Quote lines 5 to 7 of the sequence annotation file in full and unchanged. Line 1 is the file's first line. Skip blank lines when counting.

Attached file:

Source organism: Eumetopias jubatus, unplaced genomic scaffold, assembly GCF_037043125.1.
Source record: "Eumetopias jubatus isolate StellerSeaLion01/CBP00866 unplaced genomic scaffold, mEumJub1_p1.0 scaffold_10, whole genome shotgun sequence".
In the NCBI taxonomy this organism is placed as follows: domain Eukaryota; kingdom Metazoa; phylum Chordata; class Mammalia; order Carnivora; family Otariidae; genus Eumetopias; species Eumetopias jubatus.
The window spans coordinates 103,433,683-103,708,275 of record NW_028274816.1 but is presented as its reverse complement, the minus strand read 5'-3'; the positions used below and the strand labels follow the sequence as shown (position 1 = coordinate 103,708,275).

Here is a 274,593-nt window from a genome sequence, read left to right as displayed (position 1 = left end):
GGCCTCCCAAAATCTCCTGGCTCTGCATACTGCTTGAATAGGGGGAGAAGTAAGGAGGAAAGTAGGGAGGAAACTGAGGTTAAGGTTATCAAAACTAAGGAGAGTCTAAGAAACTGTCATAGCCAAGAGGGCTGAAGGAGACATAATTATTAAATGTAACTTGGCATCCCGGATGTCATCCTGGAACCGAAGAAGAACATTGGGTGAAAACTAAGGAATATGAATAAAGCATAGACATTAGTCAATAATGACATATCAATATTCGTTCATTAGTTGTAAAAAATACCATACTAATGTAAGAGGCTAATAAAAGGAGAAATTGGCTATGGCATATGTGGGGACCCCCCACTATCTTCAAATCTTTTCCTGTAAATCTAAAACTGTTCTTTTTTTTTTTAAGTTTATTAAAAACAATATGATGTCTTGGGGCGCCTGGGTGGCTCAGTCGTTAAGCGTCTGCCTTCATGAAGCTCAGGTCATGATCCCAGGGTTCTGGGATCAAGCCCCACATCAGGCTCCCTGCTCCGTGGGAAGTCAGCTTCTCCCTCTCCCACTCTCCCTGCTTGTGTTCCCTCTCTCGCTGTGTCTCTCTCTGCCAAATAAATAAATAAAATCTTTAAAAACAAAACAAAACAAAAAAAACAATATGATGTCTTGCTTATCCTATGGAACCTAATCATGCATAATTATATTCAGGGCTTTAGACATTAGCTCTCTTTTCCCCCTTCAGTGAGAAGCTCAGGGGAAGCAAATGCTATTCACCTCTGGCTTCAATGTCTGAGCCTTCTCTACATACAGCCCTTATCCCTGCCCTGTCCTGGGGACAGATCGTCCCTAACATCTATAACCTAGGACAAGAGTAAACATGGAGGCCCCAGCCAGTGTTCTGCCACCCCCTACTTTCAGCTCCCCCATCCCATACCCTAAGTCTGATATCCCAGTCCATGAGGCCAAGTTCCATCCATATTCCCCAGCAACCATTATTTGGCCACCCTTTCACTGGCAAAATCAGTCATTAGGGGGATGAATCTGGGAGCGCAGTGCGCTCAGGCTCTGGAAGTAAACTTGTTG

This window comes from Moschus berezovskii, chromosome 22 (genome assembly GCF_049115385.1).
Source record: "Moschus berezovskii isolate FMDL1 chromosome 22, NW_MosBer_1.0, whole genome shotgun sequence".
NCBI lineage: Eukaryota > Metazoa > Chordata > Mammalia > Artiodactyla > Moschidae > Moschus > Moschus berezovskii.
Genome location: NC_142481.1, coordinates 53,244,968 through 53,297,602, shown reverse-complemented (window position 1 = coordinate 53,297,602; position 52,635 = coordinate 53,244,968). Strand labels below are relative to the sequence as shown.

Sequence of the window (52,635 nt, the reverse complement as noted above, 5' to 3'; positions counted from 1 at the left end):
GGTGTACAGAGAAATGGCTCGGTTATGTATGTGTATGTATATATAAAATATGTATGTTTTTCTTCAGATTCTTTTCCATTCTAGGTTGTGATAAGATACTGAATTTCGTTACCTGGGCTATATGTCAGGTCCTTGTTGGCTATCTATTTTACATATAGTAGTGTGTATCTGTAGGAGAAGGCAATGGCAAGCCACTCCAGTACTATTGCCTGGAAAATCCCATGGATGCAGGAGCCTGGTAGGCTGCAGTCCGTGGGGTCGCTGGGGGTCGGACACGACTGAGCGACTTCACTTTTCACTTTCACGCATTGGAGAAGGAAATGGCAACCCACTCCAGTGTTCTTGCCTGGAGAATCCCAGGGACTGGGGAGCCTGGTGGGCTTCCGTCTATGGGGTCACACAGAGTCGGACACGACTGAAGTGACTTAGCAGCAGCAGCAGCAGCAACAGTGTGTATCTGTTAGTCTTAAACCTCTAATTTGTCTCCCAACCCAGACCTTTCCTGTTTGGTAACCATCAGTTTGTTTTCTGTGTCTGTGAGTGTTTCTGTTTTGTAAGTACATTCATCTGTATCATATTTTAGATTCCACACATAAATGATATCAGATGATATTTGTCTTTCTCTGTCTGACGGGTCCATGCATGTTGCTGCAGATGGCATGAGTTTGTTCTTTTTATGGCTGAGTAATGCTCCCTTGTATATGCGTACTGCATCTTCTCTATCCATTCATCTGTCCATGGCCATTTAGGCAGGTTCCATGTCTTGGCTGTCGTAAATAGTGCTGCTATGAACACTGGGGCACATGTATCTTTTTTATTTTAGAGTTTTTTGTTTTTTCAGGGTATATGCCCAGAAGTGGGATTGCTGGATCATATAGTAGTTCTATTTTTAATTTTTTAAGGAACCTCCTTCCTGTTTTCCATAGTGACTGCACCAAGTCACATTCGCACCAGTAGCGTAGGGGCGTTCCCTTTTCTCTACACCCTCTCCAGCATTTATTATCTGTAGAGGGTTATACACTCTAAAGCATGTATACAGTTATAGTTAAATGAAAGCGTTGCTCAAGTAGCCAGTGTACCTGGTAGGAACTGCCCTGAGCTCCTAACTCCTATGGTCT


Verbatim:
Here is a 274,593-nt window from a genome sequence, read left to right as displayed (position 1 = left end):
GGCCTCCCAAAATCTCCTGGCTCTGCATACTGCTTGAATAGGGGGAGAAGTAAGGAGGAAAGTAGGGAGGAAACTGAGGTTAAGGTTATCAAAACTAAGGAGAGTCTAAGAAACTGTCATAGCCAAGAGGGCTGAAGGAGACATAATTATTAAATGTAACTTGGCATCCCGGATGTCATCCTGGAACCGAAGAAGAACATTGGGTGAAAACTAAGGAATATGAATAAAGCATAGACATTAGTCAATAATGACATATCAATATTCGTTCATTAGTTGTAAAAAATACCATACTAATGTAAGAGGCTAATAAAAGGAGAAATTGGCTATGGCATATGTGGGGACCCCCCACTATCTTCAAATCTTTTCCTGTAAATCTAAAACTGTTCTTTTTTTTTTTAAGTTTATTAAAAACAATATGATGTCTTGGGGCGCCTGGGTGGCTCAGTCGTTAAGCGTCTGCCTTCATGAAGCTCAGGTCATGATCCCAGGGTTCTGGGATCAAGCCCCACATCAGGCTCCCTGCTCCGTGGGAAGTCAGCTTCTCCCTCTCCCACTCTCCCTGCTTGTGTTCCCTCTCTCGCTGTGTCTCTCTCTGCCAAATAAATAAATAAAATCTTTAAAAACAAAACAAAACAAAAAAAACAATATGATGTCTTGCTTATCCTATGGAACCTAATCATGCATAATTATATTCAGGGCTTTAGACATTAGCTCTCTTTTCCCCCTTCAGTGAGAAGCTCAGGGGAAGCAAATGCTATTCACCTCTGGCTTCAATGTCTGAGCCTTCTCTACATACAGCCCTTATCCCTGCCCTGTCCTGGGGACAGATCGTCCCTAACATCTATAACCTAGGACAAGAGTAAACATGGAGGCCCCAGCCAGTGTTCTGCCACCCCCTACTTTCAGCTCCCCCATCCCATACCCTAAGTCTGATATCCCAGTCCATGAGGCCAAGTTCCATCCATATTCCCCAGCAACCATTATTTGGCCACCCTTTCACTGGCAAAATCAGTCATTAGGGGGATGAATCTGGGAGCGCAGTGCGCTCAGGCTCTGGAAGTAAACTTGTTG

This window comes from Moschus berezovskii, chromosome 22 (genome assembly GCF_049115385.1).